College Roommates: 4 Things to Avoid When Getting to Know Each Other

By Sam Coren Staff

college roommatesBy now many freshmen around the US are starting to get acquainted with their first live-in roommates. Living in close quarters with your peers takes quite a bit of adjustment. For some students, it may be their first time even sharing a room with someone else. In the past we’ve covered some ways to kick things off by suggesting some good questions to ask your new roommate. But what are some things you should avoid doing?

To help you steer clear of college roommate problems (and a lot of unnecessary drama) here are 4 major “no no’s” when it comes to getting to know your new roomie:

1.  Becoming your roommate’s shadow.

One sad truth about college roommates that you should accept before even moving in is that not everyone is  BFFs with their roommate. Some roommates will get along like two peas in a pod, while others will co-exist the entire semester as two strangers sharing four walls. In the early days extending an invite to go grab a meal at the dining hall to be friendly is an excellent way to spark some conversation and get more familiar with the person you’ll be living with for the next few months.

However, you should recognize that college is a time to meet lots of new people and you shouldn’t solely rely on your roommate for all your socialization. It’s important that you and your roommate have time to go off and independently start your own social circles. Don’t be “that guy” who’s always inviting himself along to whatever your roommate is going to by default – spread your own wings!


2. Talking about your religion or politics non-stop. 

The modern college campus offers plenty of outlets for students to share their diverse interests and beliefs. But when you’re living with someone else you have to understand that they might not necessarily share the same worldview as you. While some students have no issue having a mature, intellectual conversation about their philosophical or political beliefs, some find these subjects to be a less than desirable way to break the ice.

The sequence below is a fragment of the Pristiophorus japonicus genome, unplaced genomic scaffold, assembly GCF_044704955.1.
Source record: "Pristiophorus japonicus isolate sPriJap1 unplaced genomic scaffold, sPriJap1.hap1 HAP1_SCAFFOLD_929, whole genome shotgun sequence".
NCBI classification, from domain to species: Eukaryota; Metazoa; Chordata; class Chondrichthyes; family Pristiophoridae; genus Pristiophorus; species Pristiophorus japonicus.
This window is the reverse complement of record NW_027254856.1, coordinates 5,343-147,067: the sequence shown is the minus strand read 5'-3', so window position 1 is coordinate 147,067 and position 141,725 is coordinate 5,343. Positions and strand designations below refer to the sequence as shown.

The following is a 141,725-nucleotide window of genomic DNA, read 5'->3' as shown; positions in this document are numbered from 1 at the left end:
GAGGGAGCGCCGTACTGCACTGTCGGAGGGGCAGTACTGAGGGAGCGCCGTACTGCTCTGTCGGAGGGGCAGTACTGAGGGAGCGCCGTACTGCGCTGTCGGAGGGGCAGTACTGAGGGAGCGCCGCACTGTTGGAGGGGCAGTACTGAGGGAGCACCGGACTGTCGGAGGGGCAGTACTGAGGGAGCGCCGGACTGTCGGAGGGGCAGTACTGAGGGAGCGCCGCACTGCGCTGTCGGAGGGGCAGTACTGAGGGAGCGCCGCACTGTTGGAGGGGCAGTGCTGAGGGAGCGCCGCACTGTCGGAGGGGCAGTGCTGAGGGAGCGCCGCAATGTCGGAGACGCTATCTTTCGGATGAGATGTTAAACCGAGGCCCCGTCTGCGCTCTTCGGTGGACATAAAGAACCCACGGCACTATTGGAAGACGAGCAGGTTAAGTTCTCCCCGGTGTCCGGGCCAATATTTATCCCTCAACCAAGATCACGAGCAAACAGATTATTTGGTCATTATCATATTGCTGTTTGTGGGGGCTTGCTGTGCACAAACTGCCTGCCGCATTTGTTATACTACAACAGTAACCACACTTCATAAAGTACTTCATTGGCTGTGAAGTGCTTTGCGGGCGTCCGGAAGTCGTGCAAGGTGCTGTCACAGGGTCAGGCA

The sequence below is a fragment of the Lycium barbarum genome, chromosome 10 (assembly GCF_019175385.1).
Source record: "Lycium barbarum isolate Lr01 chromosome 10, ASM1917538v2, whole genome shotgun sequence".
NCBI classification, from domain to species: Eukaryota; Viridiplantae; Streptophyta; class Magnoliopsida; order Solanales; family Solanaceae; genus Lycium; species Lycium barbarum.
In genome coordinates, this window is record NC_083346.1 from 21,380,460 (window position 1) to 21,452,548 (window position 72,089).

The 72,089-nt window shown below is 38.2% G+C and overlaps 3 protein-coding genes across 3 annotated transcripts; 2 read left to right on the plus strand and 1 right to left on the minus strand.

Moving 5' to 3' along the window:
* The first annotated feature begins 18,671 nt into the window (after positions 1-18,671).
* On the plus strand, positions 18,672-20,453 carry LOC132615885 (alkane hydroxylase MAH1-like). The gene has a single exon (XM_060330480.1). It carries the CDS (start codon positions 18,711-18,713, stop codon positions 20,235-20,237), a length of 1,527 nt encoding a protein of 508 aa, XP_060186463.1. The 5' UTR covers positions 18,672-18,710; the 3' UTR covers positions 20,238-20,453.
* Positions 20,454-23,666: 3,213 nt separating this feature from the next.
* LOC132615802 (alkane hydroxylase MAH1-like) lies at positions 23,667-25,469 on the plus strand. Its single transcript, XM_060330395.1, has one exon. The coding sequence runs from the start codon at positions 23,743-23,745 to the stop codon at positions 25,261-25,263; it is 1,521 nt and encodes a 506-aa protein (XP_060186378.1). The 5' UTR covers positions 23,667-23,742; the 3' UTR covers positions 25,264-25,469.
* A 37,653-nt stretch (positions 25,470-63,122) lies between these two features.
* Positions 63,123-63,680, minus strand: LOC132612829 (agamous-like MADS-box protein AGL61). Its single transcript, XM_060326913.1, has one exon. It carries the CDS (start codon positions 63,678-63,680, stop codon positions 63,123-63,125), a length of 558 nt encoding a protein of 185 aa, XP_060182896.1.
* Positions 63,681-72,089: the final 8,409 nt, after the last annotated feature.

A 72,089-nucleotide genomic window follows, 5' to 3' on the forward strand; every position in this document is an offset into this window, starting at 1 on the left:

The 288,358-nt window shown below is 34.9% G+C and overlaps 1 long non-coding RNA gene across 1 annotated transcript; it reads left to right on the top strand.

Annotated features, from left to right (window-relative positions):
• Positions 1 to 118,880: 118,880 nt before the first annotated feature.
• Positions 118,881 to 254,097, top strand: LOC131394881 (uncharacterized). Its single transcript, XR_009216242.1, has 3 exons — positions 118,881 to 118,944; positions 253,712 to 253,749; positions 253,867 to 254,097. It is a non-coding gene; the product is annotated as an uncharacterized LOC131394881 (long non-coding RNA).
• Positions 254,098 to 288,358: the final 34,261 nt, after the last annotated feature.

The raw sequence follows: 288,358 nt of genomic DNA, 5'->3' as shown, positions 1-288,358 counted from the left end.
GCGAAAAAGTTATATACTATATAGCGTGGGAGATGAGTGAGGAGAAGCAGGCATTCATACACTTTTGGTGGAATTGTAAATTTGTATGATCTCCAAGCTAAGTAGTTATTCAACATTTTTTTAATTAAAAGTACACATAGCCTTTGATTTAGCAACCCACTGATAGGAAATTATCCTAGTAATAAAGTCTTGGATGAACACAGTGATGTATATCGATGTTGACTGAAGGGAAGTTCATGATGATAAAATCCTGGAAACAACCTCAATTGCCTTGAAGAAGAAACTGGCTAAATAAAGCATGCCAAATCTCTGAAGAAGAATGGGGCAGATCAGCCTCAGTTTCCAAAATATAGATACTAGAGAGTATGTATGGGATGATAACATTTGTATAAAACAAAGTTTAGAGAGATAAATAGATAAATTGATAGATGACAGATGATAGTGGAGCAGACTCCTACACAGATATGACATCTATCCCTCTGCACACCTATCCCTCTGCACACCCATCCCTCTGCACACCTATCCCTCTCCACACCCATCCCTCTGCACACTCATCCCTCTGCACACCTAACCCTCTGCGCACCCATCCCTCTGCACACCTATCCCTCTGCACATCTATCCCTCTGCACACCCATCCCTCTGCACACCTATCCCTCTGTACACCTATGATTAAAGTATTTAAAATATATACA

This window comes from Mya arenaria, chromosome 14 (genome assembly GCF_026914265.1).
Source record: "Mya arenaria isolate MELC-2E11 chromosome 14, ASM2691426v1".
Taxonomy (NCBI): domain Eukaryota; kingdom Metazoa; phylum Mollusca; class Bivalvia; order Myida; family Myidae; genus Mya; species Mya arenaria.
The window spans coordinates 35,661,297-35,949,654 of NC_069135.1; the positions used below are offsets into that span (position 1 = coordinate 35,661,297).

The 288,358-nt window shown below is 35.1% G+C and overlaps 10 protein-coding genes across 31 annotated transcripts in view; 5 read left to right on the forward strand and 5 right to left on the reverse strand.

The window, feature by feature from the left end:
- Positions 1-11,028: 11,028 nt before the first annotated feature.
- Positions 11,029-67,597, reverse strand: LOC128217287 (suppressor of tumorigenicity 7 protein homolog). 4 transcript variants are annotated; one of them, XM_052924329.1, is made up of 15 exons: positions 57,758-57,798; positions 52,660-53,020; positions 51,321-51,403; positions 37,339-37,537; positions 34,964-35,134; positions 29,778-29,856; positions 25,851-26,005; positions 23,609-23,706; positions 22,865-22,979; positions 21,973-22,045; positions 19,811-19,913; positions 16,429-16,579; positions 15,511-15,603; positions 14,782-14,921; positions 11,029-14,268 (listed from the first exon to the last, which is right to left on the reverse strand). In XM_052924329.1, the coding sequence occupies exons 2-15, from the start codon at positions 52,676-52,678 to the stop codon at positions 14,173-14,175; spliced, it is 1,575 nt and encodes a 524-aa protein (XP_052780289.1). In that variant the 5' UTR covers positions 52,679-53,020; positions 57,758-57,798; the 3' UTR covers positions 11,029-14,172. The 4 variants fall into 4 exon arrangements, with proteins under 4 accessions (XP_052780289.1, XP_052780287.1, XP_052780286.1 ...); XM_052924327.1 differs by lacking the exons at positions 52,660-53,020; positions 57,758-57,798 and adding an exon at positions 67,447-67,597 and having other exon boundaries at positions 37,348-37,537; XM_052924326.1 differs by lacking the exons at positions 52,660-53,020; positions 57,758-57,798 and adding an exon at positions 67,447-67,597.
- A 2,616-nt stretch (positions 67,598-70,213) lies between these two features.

If it’s clear your roommate isn’t engaging well then it’s probably a good idea to find some different things to talk about. No one wants to feel like they’re constantly being preached or campaigned to at all times where they live. 

3.  Using their things without asking.

People have different levels of comfort when it comes to their personal possessions and space. In most cases it’s best to ask permission than to assume it’s ok for you to use or borrow something from your roommate. If you start using their things without asking and they will take notice chances are it will whittle away any trust they have in you.

You’ll eventually learn soon enough what things are off limits vs. what can be communally used. However in the beginning of the semester it’s always just safer to ask – even if it’s just sending them a quick text.


4.  Being inconsiderate about bringing guests back to the room.

Socializing in your dorm room is part of the fun of living on campus. However, it’s important to recognize that your roommate might not always be in the best mood or state of mind to deal with your guests. Whether it’s the girls from down the hall, the dude you want to ask out on a date, or some friends from class – it’s always a good idea to give your roommate a heads up if visitors are coming.

In most cases your roommate will be fine with it and may even want to meet your friends. Other times your roommate might be sick or need some quiet time to study and you should respect that. If you find that you and your roommate are constantly at odds with the guest situation, you might want to consult your RA to figure out the best way to mediate the situation.


Photo:  Tulane Public Relations


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